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11 March 2015

Frequency comb light sources extended towards mid-IR using silicon photonics technology

Belgium's Ghent University (UGent) and nanoelectronics R&D center Imec in Leuven have joined forces with the Max Planck Institute in Garching, Germany and New Zealand's Auckland University to realize a frequency comb light source in the mid-infrared wavelength band (B. Kuyken et al, 'An octave spanning mid-infrared frequency comb generated in a silicon nanophotonic wire waveguide', Nature Communications, 6(6310), (2015)). Frequency comb light sources with an extended spectrum can be used for real-time, extremely high-resolution spectroscopy, for example to measure the presence and concentration of gas molecules in analytes.

A frequency comb source is a light source with a spectrum containing thousands of laser lines. Their development has allowed the construction of a link between the optical part of the electromagnetic spectrum and the radio frequency part, allowing researchers to determine optical frequencies with an unprecedented precision. Frequency comb light sources have also been used in optical clocks, enabling precise time keeping. The impact of frequency comb light sources on science was highlighted in 2005, when the Nobel Prize for physics was awarded to professor T. Haensch and professor J. Hall for their work on optical frequency metrology using frequency combs.

Lately, frequency combs have been used to target more real-life applications. Several experiments have shown that the specific properties of the sources can be used to do fast, high-resolution spectroscopy over a broad spectrum. However, traditional comb sources are not at the right wavelength spectrum for doing spectroscopy.

Ghent University, Imec, the Max Planck Institute for Quantum Optics in Garching and the Auckland University in New Zealand have developed mid-infrared frequency combs, working in the mid-IR molecular fingerprinting region of the electromagnetic spectrum. In this wavelength region, many molecules have specific absorption bands that can be used in spectroscopy to determine the presence and concentration of these molecules in samples.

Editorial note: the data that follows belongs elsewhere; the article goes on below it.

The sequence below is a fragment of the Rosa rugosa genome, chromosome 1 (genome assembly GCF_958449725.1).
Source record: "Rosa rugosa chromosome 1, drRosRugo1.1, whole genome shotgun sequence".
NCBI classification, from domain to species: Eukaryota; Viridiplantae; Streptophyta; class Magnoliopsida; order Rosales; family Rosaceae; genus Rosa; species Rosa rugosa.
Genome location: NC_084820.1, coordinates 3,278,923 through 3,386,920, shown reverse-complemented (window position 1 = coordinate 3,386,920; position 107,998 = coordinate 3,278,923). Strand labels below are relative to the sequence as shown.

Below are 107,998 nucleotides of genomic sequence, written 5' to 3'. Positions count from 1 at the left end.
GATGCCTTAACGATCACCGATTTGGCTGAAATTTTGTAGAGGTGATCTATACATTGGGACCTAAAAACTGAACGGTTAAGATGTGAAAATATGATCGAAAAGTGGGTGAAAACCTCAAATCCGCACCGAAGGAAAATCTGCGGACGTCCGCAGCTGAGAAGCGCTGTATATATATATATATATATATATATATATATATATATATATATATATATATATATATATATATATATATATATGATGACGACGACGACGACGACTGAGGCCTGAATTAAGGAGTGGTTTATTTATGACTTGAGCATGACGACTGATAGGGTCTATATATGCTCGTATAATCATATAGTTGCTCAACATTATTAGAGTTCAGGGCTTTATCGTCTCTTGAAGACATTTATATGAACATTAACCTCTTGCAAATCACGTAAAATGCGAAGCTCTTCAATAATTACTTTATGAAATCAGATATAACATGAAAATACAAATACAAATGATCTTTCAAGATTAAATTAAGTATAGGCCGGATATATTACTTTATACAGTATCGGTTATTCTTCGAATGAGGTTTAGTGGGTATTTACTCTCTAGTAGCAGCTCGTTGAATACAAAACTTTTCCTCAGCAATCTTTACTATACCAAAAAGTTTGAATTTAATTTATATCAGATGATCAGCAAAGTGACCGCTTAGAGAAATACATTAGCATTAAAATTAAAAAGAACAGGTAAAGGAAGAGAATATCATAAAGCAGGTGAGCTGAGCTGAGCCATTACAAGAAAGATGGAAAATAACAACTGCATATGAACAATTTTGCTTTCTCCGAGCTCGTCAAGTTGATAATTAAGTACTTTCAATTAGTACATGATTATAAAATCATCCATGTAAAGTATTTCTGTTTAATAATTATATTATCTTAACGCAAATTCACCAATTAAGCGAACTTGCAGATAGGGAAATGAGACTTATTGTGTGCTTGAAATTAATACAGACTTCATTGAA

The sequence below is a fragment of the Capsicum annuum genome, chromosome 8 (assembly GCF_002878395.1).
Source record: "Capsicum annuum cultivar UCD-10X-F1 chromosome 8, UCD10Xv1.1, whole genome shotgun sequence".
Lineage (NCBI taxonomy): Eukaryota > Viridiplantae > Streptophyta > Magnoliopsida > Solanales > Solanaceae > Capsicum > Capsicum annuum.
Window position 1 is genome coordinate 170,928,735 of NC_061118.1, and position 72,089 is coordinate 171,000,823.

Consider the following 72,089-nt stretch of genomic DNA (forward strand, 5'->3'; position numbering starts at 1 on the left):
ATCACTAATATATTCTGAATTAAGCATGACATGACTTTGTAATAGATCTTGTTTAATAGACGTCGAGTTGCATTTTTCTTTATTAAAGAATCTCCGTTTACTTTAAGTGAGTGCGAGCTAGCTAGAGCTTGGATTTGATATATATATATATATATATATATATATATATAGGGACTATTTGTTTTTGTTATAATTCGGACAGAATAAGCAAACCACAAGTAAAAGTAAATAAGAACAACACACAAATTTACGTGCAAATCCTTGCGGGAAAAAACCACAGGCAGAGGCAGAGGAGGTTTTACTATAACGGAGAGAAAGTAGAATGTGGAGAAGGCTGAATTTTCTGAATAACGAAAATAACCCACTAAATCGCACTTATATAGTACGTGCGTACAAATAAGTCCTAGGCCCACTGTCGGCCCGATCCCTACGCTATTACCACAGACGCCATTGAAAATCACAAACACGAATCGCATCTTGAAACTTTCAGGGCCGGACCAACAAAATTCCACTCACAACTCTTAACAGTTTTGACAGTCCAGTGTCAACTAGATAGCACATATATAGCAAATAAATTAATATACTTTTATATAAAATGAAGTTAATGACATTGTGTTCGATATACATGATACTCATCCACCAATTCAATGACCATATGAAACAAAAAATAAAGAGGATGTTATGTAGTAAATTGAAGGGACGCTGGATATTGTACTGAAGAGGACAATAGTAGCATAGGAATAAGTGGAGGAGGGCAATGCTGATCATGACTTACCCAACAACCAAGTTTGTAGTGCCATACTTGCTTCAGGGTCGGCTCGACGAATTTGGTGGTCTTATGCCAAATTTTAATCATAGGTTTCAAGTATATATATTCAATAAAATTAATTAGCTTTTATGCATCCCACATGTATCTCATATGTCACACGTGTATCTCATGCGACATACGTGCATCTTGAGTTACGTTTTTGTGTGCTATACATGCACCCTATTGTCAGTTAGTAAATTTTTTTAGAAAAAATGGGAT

The researchers realized the broad frequency combs by combining the strong light-matter interaction in silicon with its broad transparency window. By fabricating nanowire silicon photonics waveguides to confine the light in a very small-area waveguide, they further enhanced the strong light-matter interaction, allowing them to broaden the spectrum of the frequency combs into the mid-infrared. The achievements were possible through the use of a unique pump laser source, previously developed by Spain's Institut de Ciences Fotoniques Barcelona (ICFO).

The results are reckoned to be an important step towards a small-footprint chip-scale mid-IR frequency comb source. Such sources could act as sensitive cheap gas sensors in the mid-infrared. These would be important for example for environmental monitoring for measuring air-pollution or in medical diagnostics as a cheap tool for breath analysis.

The reported work is the result of collaboration between three European Research Council (ERC) grants: Multicomb, Miracle and InSpectra.

See related items:

Ghent University and Imec demonstrate interaction between light and sound in nanoscale waveguide

Tags: Nanophotonics silicon photonics IMEC

Visit: www.nature.com/ncomms/2015/150220/ncomms7310/full/ncomms7310.html

Visit: www.imec.be

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